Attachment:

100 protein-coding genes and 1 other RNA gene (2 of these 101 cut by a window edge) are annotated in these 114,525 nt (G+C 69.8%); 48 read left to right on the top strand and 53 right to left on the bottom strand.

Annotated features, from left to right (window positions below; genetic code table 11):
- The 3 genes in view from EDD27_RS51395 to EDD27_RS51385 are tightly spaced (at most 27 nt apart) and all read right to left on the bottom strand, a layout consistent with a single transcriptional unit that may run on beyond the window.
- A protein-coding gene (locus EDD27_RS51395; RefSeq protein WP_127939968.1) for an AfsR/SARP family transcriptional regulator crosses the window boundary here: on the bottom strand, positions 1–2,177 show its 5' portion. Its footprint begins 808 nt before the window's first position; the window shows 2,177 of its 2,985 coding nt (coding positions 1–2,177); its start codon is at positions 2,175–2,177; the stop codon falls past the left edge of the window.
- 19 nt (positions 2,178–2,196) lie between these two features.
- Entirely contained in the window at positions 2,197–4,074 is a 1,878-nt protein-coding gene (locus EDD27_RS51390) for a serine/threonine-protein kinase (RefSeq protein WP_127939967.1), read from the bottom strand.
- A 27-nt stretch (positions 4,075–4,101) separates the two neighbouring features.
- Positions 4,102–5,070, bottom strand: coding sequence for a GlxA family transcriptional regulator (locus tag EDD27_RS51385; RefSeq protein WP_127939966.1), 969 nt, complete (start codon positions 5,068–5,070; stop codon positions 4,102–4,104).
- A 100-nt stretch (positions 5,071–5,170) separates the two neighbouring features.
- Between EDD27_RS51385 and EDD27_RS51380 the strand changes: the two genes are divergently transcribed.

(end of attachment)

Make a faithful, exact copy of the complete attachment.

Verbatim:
100 protein-coding genes and 1 other RNA gene (2 of these 101 cut by a window edge) are annotated in these 114,525 nt (G+C 69.8%); 48 read left to right on the top strand and 53 right to left on the bottom strand.

Annotated features, from left to right (window positions below; genetic code table 11):
- The 3 genes in view from EDD27_RS51395 to EDD27_RS51385 are tightly spaced (at most 27 nt apart) and all read right to left on the bottom strand, a layout consistent with a single transcriptional unit that may run on beyond the window.
- A protein-coding gene (locus EDD27_RS51395; RefSeq protein WP_127939968.1) for an AfsR/SARP family transcriptional regulator crosses the window boundary here: on the bottom strand, positions 1–2,177 show its 5' portion. Its footprint begins 808 nt before the window's first position; the window shows 2,177 of its 2,985 coding nt (coding positions 1–2,177); its start codon is at positions 2,175–2,177; the stop codon falls past the left edge of the window.
- 19 nt (positions 2,178–2,196) lie between these two features.
- Entirely contained in the window at positions 2,197–4,074 is a 1,878-nt protein-coding gene (locus EDD27_RS51390) for a serine/threonine-protein kinase (RefSeq protein WP_127939967.1), read from the bottom strand.
- A 27-nt stretch (positions 4,075–4,101) separates the two neighbouring features.
- Positions 4,102–5,070, bottom strand: coding sequence for a GlxA family transcriptional regulator (locus tag EDD27_RS51385; RefSeq protein WP_127939966.1), 969 nt, complete (start codon positions 5,068–5,070; stop codon positions 4,102–4,104).
- A 100-nt stretch (positions 5,071–5,170) separates the two neighbouring features.
- Between EDD27_RS51385 and EDD27_RS51380 the strand changes: the two genes are divergently transcribed.